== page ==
(Bloomberg) -- A prominent proxy-advisory firm is telling shareholders to vote against Goldman Sachs Group Inc.’s executive-pay plan after the Wall Street giant’s top leaders were given lofty raises in a year when profits slumped.

Glass, Lewis & Co., a major voice on annual shareholder votes, cited the “significant disconnect between pay and performance” at New York-based Goldman in making its recommendation. The bank had boosted Chief Executive Officer David Solomon’s compensation to $31 million, marking a 24% jump for a year when Goldman’s earnings plunged by a similar amount. 

“This does not instill a sense of optimism that the ongoing disconnect will see improvement in the near term,” Glass Lewis said in its recommendation on the non-binding vote. “Given these factors, we believe that shareholders may reasonably withhold support from this proposal at this time.”

Other executive officers also recorded an increase in their 2023 compensation. Goldman Chief Operating Officer John Waldron’s pay package jumped 28% to $30 million.

Glass Lewis said that Goldman shareholders should be wary of the continued disconnect between pay and performance, with the company receiving its second consecutive “F” grade. Despite Goldman receiving the same grade last year, Glass Lewis had recommended shareholders sign off on the pay plan then.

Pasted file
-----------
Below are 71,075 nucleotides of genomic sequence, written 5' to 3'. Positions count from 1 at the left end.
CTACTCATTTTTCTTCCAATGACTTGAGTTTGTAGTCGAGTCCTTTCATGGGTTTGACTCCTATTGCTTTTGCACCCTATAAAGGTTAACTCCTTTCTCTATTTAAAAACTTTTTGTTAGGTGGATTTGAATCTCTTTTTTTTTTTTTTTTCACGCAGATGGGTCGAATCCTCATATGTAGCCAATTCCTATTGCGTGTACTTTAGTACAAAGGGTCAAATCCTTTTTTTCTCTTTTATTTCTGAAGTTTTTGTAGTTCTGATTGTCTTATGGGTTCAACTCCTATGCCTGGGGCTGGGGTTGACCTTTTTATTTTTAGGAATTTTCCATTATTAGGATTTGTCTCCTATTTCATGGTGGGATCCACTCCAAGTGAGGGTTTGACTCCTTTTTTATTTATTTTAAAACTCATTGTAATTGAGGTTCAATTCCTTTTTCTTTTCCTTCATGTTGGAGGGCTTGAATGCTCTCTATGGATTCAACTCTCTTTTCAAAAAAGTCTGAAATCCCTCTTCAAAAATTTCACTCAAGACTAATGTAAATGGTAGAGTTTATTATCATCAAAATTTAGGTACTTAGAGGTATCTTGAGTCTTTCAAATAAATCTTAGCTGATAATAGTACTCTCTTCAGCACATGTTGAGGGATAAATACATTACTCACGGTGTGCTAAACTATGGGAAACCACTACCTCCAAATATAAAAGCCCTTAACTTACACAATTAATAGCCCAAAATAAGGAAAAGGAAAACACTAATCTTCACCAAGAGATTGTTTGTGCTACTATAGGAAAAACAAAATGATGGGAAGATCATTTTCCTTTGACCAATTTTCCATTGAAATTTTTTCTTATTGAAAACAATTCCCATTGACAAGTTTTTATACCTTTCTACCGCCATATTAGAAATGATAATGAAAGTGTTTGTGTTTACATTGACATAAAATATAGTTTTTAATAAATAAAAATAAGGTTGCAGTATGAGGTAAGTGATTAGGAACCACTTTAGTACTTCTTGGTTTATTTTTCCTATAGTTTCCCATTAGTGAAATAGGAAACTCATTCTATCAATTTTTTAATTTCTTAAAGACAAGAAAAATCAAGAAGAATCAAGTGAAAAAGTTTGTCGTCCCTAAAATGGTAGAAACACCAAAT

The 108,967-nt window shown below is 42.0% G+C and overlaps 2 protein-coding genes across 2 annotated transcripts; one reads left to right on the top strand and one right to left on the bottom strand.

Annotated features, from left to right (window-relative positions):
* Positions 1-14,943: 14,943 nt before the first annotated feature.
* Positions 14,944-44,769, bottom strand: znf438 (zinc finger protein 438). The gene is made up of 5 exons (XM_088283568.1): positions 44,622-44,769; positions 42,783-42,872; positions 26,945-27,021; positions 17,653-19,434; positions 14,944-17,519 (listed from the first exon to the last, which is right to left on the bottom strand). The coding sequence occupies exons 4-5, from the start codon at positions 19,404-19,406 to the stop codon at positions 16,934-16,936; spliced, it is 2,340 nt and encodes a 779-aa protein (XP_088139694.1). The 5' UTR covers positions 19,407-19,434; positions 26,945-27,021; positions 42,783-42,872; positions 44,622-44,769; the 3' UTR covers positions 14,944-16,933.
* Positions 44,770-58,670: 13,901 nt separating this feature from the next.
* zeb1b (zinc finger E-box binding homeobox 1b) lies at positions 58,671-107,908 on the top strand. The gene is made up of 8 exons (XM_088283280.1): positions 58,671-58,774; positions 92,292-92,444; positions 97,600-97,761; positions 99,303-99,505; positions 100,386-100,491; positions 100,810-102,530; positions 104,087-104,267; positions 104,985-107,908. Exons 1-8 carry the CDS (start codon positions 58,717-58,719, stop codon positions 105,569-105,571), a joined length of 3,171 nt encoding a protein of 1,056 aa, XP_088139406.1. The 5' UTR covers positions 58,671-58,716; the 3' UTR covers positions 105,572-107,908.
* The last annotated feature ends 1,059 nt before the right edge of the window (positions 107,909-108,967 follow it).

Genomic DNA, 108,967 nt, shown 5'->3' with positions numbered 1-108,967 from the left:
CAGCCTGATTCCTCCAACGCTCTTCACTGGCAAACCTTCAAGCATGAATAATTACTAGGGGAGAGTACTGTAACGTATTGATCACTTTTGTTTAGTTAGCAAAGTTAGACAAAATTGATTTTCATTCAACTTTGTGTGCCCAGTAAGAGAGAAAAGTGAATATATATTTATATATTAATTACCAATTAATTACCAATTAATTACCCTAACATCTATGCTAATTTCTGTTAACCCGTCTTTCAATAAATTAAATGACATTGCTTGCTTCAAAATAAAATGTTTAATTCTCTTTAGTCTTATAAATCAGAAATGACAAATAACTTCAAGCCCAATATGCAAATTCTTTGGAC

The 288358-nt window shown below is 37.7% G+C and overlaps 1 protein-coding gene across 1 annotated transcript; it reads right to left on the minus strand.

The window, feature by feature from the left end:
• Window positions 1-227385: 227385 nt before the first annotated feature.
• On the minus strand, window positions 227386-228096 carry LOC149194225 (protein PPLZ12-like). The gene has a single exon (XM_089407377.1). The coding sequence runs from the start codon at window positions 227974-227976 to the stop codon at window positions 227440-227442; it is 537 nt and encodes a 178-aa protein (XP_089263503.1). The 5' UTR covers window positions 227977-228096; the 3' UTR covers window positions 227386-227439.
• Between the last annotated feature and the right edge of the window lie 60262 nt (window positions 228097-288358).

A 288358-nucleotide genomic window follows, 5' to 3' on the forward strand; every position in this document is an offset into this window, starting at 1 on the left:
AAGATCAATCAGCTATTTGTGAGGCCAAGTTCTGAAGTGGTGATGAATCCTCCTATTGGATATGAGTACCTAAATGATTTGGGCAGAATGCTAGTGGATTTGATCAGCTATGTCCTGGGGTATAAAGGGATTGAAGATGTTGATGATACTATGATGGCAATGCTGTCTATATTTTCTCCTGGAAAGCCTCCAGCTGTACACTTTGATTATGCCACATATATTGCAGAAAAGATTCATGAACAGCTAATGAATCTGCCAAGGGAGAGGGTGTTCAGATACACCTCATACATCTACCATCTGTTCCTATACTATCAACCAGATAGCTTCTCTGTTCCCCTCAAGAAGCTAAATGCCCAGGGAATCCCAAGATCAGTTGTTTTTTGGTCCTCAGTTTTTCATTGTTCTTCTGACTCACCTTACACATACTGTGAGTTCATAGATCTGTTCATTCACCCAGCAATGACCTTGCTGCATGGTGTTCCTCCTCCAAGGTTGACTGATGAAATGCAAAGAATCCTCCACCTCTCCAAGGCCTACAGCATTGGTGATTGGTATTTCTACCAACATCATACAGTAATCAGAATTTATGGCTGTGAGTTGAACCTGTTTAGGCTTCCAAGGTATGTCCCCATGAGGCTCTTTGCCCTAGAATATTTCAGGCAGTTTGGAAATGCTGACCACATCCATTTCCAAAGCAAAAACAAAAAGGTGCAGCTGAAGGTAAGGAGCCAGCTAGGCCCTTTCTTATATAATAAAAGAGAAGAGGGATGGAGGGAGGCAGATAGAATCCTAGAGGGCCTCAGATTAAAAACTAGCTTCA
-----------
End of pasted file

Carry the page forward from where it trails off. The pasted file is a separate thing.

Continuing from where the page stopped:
The board lifted Solomon’s pay as the firm spent much of the past year dousing internal rifts and pitching investors on a simplified strategy. After giving up on its retail-banking ambitions, New York-based Goldman has returned its focus to business lines embraced by Solomon’s predecessors.

Goldman’s compensation committee cited the CEO’s “decisive leadership in recognizing the need to clarify and simplify the firm’s forward strategy,” according to a February filing. That reasoning drew private gripes from other Goldman executives, who pointed out that the firm was pulling back from a poorly executed retail-banking plan that the CEO had embraced over internal opposition.

The recommendation to vote down the pay proposal comes ahead of the bank’s annual meeting on April 24, where it’s seeking shareholder approval of executive pay.

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